For most of my teenage years I had disaster after disaster with sleeves, particularly the set-in sort. I used to joke that I’d rather move to a tropical island and never have to sew another sleeve than wrangle with them. Well, fast forward a number of years and I think I hit the lightbulb moment when I finally figured out how to adjust sleeve patterns to actually fit an armhole. Many set-in sleeve patterns curiously have far too much ease, meaning them don’t ease smoothly and pucker-free. But after adjusting patterns and learning how to sew a set-in sleeve properly, it’s made a world of difference! So I hope perhaps this little section of the sew-along will help a few of you who also struggle with set-in sleeves as well (assuming there are others out there who were in the same predicament as I!).
We’ll need to do a little prep work before we get to actually sewing the sleeves to the armholes. Firstly, make sure you have some shoulder pads made up (I’m planning on covering mine with underlining fabric, but just had them in the intial, muslin-covered stage for this). You’ll also want to have one of the pressing aids* pictured above on hand; the large one is a pressing ham and the other is a sleeve roll. I prefer to use the sleeve roll for this, because my sleeve cap area is small and didn’t fit easily over the ham. But other will work.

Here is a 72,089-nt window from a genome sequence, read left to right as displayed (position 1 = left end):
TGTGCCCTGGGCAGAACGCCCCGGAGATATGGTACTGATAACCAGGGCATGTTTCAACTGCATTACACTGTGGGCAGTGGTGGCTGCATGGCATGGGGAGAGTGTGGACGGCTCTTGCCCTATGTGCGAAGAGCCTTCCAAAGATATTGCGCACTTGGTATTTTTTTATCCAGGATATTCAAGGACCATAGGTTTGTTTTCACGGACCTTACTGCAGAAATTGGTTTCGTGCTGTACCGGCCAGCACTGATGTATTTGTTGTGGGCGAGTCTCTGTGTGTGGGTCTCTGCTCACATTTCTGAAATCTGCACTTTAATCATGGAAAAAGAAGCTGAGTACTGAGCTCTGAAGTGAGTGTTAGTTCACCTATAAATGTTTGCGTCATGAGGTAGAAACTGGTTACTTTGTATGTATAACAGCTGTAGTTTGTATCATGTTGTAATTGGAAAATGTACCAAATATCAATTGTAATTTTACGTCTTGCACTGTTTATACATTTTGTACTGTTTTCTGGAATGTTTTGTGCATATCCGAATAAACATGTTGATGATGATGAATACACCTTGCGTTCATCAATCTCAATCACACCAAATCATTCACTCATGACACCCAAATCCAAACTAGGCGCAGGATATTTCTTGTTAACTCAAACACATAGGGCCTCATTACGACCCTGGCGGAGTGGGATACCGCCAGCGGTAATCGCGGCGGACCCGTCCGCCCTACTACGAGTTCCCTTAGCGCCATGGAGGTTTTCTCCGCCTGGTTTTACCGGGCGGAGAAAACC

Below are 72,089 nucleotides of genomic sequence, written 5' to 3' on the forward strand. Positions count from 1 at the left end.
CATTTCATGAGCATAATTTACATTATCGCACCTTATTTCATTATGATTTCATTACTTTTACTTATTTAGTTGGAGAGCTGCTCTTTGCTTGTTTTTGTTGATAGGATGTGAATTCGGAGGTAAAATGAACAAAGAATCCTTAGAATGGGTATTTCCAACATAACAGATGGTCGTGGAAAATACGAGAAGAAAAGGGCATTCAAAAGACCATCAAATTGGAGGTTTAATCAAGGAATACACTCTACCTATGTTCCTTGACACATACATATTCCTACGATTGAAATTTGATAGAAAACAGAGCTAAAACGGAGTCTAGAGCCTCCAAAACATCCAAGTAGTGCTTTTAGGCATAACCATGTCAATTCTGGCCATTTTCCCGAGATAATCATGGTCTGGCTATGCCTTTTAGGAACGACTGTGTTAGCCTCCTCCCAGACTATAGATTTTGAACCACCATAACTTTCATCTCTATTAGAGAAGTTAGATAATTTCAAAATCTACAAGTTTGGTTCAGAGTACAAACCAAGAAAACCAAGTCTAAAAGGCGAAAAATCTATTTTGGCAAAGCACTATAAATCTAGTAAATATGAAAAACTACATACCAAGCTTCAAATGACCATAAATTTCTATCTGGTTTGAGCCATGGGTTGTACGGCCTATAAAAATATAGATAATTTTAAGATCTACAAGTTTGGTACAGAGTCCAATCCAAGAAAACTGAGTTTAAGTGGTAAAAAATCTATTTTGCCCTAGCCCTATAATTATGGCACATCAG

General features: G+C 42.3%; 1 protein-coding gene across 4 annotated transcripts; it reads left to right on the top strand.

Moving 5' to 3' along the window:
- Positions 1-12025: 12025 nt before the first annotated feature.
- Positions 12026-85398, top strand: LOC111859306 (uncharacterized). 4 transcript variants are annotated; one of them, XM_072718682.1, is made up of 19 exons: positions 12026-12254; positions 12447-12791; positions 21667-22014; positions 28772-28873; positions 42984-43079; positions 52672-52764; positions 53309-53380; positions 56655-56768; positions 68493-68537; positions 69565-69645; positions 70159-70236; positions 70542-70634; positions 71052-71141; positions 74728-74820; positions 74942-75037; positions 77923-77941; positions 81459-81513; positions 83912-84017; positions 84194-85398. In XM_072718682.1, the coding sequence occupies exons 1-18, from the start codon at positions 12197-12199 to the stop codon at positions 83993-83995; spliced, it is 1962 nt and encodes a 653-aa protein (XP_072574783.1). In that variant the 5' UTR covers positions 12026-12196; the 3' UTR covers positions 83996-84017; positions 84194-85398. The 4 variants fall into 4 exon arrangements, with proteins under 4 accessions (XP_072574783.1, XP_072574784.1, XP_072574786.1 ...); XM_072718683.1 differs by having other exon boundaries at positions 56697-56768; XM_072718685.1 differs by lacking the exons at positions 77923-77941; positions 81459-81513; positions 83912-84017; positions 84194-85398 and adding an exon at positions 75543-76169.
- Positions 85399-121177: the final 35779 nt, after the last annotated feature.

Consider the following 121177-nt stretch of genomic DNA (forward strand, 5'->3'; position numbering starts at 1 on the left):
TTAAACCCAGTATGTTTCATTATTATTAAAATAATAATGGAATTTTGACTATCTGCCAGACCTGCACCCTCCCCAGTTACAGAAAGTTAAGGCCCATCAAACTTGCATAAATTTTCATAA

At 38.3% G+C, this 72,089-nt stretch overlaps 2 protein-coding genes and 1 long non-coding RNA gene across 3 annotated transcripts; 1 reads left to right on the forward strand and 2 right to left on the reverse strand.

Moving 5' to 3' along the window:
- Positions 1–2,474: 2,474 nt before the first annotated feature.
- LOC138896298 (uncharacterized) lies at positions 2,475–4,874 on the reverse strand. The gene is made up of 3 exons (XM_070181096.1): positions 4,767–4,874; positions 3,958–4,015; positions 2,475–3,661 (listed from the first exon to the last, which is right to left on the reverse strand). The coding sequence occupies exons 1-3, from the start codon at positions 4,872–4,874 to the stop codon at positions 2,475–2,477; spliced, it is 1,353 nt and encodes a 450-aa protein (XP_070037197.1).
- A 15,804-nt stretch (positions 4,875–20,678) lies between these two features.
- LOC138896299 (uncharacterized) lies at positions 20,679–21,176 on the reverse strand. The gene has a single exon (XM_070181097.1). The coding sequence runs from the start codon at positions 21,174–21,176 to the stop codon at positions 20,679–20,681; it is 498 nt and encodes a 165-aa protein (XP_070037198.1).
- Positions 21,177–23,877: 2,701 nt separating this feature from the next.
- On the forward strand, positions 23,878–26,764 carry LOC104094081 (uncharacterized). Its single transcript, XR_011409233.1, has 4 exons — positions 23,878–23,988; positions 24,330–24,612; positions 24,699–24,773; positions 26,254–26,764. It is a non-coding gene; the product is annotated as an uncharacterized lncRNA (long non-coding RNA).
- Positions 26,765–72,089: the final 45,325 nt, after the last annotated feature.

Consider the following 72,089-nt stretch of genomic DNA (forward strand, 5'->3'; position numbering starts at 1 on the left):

Begin by running two lines of gathering stitches between the dots marked on the sleeve cap on either side above the notches. If you’re using a 1/2″ seam, run the first line of (basting-size; I use about a 4 on my machine) just shy of 1/2″ and the next about 1/4″ from the cut edge. Then follow the directions for sewing elbow darts (3/4 sleeve version only), the side seam and finishing the bottom edge as instructed in the directions for the Swing Dress.
Turn your dress right-side out, and pinning the sleeve to the armhole right sides together. (With the way the dress is positioned, this means that the sleeve is inside the dress.) I always start at the underarm seams, matching those and then working up to the beginning of the ease stitches that run along the cap of the sleeve.